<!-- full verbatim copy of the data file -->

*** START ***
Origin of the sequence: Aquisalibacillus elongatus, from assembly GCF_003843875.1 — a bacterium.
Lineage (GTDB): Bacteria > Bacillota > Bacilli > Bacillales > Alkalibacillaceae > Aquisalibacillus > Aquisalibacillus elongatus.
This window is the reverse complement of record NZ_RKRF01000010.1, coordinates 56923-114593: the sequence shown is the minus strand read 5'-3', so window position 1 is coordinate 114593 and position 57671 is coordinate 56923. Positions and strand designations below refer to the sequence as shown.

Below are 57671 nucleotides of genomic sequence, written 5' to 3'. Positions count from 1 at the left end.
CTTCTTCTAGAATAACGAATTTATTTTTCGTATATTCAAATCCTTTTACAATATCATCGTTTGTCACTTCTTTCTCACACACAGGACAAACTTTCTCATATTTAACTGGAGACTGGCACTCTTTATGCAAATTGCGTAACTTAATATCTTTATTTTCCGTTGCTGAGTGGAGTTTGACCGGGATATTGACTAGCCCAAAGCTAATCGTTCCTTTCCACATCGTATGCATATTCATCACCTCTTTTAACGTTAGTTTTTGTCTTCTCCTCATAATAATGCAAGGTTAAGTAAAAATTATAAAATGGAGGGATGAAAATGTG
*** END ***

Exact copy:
Origin of the sequence: Aquisalibacillus elongatus, from assembly GCF_003843875.1 — a bacterium.
Lineage (GTDB): Bacteria > Bacillota > Bacilli > Bacillales > Alkalibacillaceae > Aquisalibacillus > Aquisalibacillus elongatus.
This window is the reverse complement of record NZ_RKRF01000010.1, coordinates 56923-114593: the sequence shown is the minus strand read 5'-3', so window position 1 is coordinate 114593 and position 57671 is coordinate 56923. Positions and strand designations below refer to the sequence as shown.

Below are 57671 nucleotides of genomic sequence, written 5' to 3'. Positions count from 1 at the left end.
CTTCTTCTAGAATAACGAATTTATTTTTCGTATATTCAAATCCTTTTACAATATCATCGTTTGTCACTTCTTTCTCACACACAGGACAAACTTTCTCATATTTAACTGGAGACTGGCACTCTTTATGCAAATTGCGTAACTTAATATCTTTATTTTCCGTTGCTGAGTGGAGTTTGACCGGGATATTGACTAGCCCAAAGCTAATCGTTCCTTTCCACATCGTATGCATATTCATCACCTCTTTTAACGTTAGTTTTTGTCTTCTCCTCATAATAATGCAAGGTTAAGTAAAAATTATAAAATGGAGGGATGAAAATGTG